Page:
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A Mormon in the Family Tree

By: Ardis E. Parshall - May 06, 2009

I know little about Nancy Ann Childress (sometimes Childers) beyond the barest genealogical facts:

She was born 10 September 1848 in Clark County, Missouri, the daughter of John Milton Childress and Nancy Conyers.

She married three times, first to James Osburn on 11 February 1868 in Lewis County, Missouri; he disappears from her life within a couple of years, and I don’t know what happened to him. Nancy married again to George W. Armour, on 12 November 1871, in Lewis County. She raised seven children with him before he died on 12 September 1890, still in Lewis County. And third, she married James T. Turner on 21 December 1897, in Lewis County. Nancy outlived this third husband by many years – he died in 1907, and she lived until 1924, when she died in Illinois.

James T. Turner was no stranger to Nancy when they married – he had been married to Nancy’s sister Sarah Catharine (1844-1897) in 1861, and they raised to adulthood nine of the ten children born to them.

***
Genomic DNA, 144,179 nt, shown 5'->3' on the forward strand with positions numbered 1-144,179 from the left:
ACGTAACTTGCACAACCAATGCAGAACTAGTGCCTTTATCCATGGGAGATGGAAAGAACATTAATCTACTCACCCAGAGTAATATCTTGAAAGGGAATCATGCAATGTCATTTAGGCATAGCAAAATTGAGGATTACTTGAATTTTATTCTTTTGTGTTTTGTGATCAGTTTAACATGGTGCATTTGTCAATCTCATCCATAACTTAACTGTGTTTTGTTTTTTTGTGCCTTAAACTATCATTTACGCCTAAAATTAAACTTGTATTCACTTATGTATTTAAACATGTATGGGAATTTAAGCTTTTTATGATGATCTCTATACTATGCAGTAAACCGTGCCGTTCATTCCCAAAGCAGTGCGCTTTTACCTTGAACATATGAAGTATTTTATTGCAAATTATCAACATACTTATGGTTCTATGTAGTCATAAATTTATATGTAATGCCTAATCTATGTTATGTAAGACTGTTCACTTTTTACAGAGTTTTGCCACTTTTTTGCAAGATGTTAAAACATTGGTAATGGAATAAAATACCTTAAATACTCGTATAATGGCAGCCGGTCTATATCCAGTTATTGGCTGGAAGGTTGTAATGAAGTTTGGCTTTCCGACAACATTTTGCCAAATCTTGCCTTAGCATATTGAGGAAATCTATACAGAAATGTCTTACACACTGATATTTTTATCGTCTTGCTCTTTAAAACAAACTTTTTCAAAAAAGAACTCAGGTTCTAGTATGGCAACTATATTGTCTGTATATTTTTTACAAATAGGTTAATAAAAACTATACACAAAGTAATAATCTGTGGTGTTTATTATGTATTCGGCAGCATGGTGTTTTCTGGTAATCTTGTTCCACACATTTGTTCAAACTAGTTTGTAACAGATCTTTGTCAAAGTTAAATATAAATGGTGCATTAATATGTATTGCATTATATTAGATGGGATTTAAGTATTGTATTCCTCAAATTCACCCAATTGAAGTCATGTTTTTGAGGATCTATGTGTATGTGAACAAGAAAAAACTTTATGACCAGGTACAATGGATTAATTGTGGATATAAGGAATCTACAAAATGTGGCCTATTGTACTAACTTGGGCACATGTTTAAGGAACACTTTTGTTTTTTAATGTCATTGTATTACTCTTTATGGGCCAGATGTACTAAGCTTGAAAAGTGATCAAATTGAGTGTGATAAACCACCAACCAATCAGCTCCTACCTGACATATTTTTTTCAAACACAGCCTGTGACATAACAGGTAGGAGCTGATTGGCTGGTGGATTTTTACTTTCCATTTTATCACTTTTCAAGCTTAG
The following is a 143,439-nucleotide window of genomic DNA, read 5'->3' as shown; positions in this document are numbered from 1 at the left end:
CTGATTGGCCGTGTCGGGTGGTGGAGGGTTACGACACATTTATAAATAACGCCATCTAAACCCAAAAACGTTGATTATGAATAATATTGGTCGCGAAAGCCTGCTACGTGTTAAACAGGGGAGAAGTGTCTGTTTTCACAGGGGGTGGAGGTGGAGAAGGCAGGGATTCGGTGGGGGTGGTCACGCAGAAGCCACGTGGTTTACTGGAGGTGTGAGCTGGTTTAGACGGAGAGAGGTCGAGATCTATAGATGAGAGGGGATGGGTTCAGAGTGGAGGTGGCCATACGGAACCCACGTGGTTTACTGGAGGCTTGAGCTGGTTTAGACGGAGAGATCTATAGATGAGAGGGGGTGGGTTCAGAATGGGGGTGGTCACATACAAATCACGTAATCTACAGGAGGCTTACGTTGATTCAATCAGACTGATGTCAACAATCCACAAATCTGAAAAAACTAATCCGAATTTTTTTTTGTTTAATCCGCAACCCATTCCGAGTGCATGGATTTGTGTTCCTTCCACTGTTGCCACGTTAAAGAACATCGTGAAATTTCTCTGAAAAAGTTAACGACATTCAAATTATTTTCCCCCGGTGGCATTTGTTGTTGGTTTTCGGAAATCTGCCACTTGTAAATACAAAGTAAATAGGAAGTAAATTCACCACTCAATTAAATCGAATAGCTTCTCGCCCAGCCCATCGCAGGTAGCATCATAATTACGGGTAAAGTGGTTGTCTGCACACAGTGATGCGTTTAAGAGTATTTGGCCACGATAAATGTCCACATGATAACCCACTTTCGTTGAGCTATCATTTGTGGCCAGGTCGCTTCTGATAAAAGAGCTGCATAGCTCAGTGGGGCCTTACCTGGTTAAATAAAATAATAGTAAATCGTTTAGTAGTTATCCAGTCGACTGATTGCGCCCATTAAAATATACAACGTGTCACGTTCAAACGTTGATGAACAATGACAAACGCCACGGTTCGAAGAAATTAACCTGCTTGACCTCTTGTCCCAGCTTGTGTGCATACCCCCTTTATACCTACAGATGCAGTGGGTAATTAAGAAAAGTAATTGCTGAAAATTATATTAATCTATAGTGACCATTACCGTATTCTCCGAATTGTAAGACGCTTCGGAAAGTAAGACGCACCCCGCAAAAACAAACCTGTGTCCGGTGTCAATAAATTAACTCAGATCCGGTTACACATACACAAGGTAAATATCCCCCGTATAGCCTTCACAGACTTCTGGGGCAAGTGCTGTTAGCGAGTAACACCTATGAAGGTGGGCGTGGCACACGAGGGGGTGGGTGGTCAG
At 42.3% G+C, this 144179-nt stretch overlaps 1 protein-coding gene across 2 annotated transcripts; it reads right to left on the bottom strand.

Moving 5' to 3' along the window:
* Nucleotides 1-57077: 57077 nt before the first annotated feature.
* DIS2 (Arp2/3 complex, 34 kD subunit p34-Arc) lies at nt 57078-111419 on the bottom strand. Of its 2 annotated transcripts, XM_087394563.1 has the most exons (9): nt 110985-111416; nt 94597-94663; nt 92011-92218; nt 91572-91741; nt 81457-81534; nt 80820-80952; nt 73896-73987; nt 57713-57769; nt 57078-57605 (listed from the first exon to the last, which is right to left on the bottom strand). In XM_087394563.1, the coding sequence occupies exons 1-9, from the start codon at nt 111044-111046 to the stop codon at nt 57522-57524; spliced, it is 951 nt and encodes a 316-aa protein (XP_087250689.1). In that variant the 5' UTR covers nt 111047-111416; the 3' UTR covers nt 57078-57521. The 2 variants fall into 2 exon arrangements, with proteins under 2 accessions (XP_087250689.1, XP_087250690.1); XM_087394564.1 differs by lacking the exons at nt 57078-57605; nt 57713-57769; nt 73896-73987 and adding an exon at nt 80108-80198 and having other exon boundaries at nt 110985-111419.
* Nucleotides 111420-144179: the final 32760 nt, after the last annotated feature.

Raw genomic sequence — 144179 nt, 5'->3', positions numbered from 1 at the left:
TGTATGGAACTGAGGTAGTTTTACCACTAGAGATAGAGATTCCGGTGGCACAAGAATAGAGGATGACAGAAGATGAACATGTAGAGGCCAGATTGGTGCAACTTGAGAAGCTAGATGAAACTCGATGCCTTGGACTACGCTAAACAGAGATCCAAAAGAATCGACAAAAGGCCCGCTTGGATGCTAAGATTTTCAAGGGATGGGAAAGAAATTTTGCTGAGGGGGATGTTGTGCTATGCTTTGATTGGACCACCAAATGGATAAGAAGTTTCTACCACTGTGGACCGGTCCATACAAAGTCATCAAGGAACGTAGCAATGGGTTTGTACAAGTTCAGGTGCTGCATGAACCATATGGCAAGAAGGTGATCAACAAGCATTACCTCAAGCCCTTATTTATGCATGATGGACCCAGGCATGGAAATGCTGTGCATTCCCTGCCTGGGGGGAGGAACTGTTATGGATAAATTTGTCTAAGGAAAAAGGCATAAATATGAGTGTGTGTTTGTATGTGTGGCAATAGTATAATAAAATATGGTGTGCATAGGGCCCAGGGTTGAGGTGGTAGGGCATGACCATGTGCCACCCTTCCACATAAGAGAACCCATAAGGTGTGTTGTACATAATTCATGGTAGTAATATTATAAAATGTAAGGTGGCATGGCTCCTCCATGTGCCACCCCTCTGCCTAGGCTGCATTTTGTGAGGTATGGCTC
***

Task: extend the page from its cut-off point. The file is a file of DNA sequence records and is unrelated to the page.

In February 1877, James and Sarah Turner had became members of the Reorganized Church of Jesus Christ of Latter Day Saints, and both of them remained true to their conviction of the gospel restored by Joseph Smith to the end of their lives. Sarah’s obituary notes that “she has been one of [that church’s] most active and valued members” in the family’s hometown at Deloit, Iowa. James’s obituary identifies him as a teacher, as a traveling elder, and finally as “president and pastor” of the RLDS branch at Deloit. “He loved the religious and Sunday school work and was teaching a class of young people in the Sunday school … He always attributed [his] success on the farm to Christianity, his motto being “to live honestly and upright before all men and to owe no man.” At his funeral, “the draped pulpit showed the vacancy left by the Pastor.”

When the widowed Nancy Ann Childress Armour married the widowed James T. Turner, she and her youngest child moved to James’s Deloit home. Nancy joined the RLDS church; her RLDS membership record followed her for the rest of her life, and so far as I have any reason to believe, she was a sincere member of that church and a follower of Joseph Smith through the rest of her life.

So what? Keepa doesn’t usually highlight members of Restoration churches other than The Church of Jesus Christ of Latter-day Saints. Why this exception?

Well, it has to do with those bare genealogical facts.

By her marriage to George W. Armour, Nancy Ann Childress was the mother of

Harry Ellington Armour (1874- ), who was the father of

Ruth Lucille Armour (1900-1926), who was the mother of

Stanley Armour Dunham (1918-1992), who was the father of

Stanley Ann Dunham (1942-1995) who was the mother of

A son born in 1961 … who was recently inaugurated as President of the United States of America.